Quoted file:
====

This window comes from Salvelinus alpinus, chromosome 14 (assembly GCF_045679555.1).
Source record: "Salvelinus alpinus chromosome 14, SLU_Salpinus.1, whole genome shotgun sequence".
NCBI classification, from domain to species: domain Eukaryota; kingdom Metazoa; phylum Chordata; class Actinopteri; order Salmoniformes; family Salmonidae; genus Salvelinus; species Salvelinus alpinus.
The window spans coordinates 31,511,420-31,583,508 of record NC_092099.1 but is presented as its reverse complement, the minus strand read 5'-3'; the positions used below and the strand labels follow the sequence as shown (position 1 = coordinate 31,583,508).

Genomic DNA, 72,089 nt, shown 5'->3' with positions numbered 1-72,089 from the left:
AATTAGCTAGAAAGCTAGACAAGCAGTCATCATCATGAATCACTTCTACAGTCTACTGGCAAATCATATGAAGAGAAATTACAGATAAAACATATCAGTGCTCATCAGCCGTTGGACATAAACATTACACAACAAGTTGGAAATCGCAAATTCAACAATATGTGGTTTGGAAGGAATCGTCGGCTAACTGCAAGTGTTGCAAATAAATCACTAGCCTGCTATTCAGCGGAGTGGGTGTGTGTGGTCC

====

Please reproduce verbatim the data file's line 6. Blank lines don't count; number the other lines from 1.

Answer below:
AATTAGCTAGAAAGCTAGACAAGCAGTCATCATCATGAATCACTTCTACAGTCTACTGGCAAATCATATGAAGAGAAATTACAGATAAAACATATCAGTGCTCATCAGCCGTTGGACATAAACATTACACAACAAGTTGGAAATCGCAAATTCAACAATATGTGGTTTGGAAGGAATCGTCGGCTAACTGCAAGTGTTGCAAATAAATCACTAGCCTGCTATTCAGCGGAGTGGGTGTGTGTGGTCC